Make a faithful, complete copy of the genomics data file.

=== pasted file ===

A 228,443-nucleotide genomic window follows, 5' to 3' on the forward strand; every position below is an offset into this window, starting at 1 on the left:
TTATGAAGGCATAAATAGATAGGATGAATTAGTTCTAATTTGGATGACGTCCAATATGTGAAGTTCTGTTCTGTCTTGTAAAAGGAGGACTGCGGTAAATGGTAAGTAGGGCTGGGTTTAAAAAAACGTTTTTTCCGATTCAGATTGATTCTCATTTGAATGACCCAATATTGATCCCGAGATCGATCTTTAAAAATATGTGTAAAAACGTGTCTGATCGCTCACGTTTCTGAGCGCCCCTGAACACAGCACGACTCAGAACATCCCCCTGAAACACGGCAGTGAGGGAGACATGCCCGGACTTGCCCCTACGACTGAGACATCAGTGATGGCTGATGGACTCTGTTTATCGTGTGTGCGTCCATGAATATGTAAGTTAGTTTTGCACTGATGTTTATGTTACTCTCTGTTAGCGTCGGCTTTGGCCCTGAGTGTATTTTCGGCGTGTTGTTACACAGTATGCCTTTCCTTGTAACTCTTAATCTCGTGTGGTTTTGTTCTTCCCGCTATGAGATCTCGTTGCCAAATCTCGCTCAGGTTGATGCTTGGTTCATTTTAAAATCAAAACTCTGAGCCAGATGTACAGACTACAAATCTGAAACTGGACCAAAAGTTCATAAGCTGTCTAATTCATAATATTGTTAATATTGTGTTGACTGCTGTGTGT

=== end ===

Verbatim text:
A 228,443-nucleotide genomic window follows, 5' to 3' on the forward strand; every position below is an offset into this window, starting at 1 on the left:
TTATGAAGGCATAAATAGATAGGATGAATTAGTTCTAATTTGGATGACGTCCAATATGTGAAGTTCTGTTCTGTCTTGTAAAAGGAGGACTGCGGTAAATGGTAAGTAGGGCTGGGTTTAAAAAAACGTTTTTTCCGATTCAGATTGATTCTCATTTGAATGACCCAATATTGATCCCGAGATCGATCTTTAAAAATATGTGTAAAAACGTGTCTGATCGCTCACGTTTCTGAGCGCCCCTGAACACAGCACGACTCAGAACATCCCCCTGAAACACGGCAGTGAGGGAGACATGCCCGGACTTGCCCCTACGACTGAGACATCAGTGATGGCTGATGGACTCTGTTTATCGTGTGTGCGTCCATGAATATGTAAGTTAGTTTTGCACTGATGTTTATGTTACTCTCTGTTAGCGTCGGCTTTGGCCCTGAGTGTATTTTCGGCGTGTTGTTACACAGTATGCCTTTCCTTGTAACTCTTAATCTCGTGTGGTTTTGTTCTTCCCGCTATGAGATCTCGTTGCCAAATCTCGCTCAGGTTGATGCTTGGTTCATTTTAAAATCAAAACTCTGAGCCAGATGTACAGACTACAAATCTGAAACTGGACCAAAAGTTCATAAGCTGTCTAATTCATAATATTGTTAATATTGTGTTGACTGCTGTGTGT